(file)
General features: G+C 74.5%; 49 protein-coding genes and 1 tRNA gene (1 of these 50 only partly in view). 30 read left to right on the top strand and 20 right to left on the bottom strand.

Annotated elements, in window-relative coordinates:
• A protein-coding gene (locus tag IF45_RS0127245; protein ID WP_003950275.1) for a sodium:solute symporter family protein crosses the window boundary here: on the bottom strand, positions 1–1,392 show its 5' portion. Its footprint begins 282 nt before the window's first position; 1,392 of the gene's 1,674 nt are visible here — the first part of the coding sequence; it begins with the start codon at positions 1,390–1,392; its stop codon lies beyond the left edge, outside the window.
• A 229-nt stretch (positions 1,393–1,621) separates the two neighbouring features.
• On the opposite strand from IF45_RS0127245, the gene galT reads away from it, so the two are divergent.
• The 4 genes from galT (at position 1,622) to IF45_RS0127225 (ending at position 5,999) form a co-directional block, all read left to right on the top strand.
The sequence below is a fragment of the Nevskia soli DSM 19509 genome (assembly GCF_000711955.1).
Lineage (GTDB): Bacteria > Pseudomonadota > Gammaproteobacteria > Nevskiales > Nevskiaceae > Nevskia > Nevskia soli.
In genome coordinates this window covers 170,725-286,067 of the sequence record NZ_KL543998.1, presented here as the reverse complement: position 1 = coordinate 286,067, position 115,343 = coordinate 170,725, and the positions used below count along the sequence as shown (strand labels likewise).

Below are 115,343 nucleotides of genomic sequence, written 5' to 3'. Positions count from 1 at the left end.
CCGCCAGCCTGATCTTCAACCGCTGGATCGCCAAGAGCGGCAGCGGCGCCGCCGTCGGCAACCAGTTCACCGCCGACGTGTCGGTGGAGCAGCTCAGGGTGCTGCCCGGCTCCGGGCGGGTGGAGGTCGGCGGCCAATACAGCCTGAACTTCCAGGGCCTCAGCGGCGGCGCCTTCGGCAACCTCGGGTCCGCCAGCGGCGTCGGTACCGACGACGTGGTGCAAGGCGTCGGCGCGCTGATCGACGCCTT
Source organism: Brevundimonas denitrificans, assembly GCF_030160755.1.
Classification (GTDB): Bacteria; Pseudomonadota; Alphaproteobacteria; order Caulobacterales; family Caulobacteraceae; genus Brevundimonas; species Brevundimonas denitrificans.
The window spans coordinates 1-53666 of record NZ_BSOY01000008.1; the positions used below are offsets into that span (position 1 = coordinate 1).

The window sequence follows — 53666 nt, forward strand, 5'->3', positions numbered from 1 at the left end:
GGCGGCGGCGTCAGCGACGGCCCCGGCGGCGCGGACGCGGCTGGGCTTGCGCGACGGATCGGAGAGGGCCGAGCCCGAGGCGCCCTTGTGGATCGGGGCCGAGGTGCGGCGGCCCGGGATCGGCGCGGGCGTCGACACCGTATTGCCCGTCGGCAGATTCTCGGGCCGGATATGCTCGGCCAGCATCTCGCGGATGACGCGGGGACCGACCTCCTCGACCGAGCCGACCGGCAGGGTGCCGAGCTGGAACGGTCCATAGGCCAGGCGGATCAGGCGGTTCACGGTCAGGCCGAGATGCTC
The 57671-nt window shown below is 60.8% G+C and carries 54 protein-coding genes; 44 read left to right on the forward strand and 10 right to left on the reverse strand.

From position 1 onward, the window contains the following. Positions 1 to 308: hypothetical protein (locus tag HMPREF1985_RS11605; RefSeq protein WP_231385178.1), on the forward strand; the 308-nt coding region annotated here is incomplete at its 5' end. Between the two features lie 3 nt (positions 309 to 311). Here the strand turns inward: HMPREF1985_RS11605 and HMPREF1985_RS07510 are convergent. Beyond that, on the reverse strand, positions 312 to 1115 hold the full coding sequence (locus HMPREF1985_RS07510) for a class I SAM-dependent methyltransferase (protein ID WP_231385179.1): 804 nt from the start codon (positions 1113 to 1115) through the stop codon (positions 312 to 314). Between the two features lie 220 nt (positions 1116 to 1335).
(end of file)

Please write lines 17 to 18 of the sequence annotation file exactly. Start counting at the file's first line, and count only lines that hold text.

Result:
The 57671-nt window shown below is 60.8% G+C and carries 54 protein-coding genes; 44 read left to right on the forward strand and 10 right to left on the reverse strand.

From position 1 onward, the window contains the following. Positions 1 to 308: hypothetical protein (locus tag HMPREF1985_RS11605; RefSeq protein WP_231385178.1), on the forward strand; the 308-nt coding region annotated here is incomplete at its 5' end. Between the two features lie 3 nt (positions 309 to 311). Here the strand turns inward: HMPREF1985_RS11605 and HMPREF1985_RS07510 are convergent. Beyond that, on the reverse strand, positions 312 to 1115 hold the full coding sequence (locus HMPREF1985_RS07510) for a class I SAM-dependent methyltransferase (protein ID WP_231385179.1): 804 nt from the start codon (positions 1113 to 1115) through the stop codon (positions 312 to 314). Between the two features lie 220 nt (positions 1116 to 1335).